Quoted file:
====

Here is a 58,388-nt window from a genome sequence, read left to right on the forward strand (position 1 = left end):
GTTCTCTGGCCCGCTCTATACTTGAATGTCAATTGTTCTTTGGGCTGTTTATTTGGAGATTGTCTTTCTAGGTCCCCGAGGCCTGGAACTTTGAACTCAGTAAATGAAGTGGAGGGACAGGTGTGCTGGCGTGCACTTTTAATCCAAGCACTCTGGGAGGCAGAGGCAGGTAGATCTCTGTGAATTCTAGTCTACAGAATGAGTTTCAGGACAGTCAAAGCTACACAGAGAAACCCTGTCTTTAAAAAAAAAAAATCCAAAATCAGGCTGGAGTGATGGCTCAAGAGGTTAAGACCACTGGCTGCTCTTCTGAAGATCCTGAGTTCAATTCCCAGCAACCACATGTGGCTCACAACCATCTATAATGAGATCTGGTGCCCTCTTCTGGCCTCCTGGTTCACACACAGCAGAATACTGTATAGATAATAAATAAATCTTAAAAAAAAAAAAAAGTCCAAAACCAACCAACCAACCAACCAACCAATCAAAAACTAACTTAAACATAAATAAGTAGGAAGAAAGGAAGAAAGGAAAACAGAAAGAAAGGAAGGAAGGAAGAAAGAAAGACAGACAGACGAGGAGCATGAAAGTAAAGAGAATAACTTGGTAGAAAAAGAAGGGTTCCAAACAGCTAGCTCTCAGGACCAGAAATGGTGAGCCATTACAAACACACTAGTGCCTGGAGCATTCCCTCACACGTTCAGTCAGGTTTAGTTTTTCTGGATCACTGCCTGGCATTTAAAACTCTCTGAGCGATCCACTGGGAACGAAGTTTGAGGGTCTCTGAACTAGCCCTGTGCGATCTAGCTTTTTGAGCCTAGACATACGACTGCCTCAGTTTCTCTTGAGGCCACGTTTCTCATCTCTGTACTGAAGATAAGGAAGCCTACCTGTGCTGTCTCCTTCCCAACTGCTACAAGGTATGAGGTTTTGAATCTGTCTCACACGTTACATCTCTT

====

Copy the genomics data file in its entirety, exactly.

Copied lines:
Here is a 58,388-nt window from a genome sequence, read left to right on the forward strand (position 1 = left end):
GTTCTCTGGCCCGCTCTATACTTGAATGTCAATTGTTCTTTGGGCTGTTTATTTGGAGATTGTCTTTCTAGGTCCCCGAGGCCTGGAACTTTGAACTCAGTAAATGAAGTGGAGGGACAGGTGTGCTGGCGTGCACTTTTAATCCAAGCACTCTGGGAGGCAGAGGCAGGTAGATCTCTGTGAATTCTAGTCTACAGAATGAGTTTCAGGACAGTCAAAGCTACACAGAGAAACCCTGTCTTTAAAAAAAAAAAATCCAAAATCAGGCTGGAGTGATGGCTCAAGAGGTTAAGACCACTGGCTGCTCTTCTGAAGATCCTGAGTTCAATTCCCAGCAACCACATGTGGCTCACAACCATCTATAATGAGATCTGGTGCCCTCTTCTGGCCTCCTGGTTCACACACAGCAGAATACTGTATAGATAATAAATAAATCTTAAAAAAAAAAAAAAGTCCAAAACCAACCAACCAACCAACCAACCAATCAAAAACTAACTTAAACATAAATAAGTAGGAAGAAAGGAAGAAAGGAAAACAGAAAGAAAGGAAGGAAGGAAGAAAGAAAGACAGACAGACGAGGAGCATGAAAGTAAAGAGAATAACTTGGTAGAAAAAGAAGGGTTCCAAACAGCTAGCTCTCAGGACCAGAAATGGTGAGCCATTACAAACACACTAGTGCCTGGAGCATTCCCTCACACGTTCAGTCAGGTTTAGTTTTTCTGGATCACTGCCTGGCATTTAAAACTCTCTGAGCGATCCACTGGGAACGAAGTTTGAGGGTCTCTGAACTAGCCCTGTGCGATCTAGCTTTTTGAGCCTAGACATACGACTGCCTCAGTTTCTCTTGAGGCCACGTTTCTCATCTCTGTACTGAAGATAAGGAAGCCTACCTGTGCTGTCTCCTTCCCAACTGCTACAAGGTATGAGGTTTTGAATCTGTCTCACACGTTACATCTCTT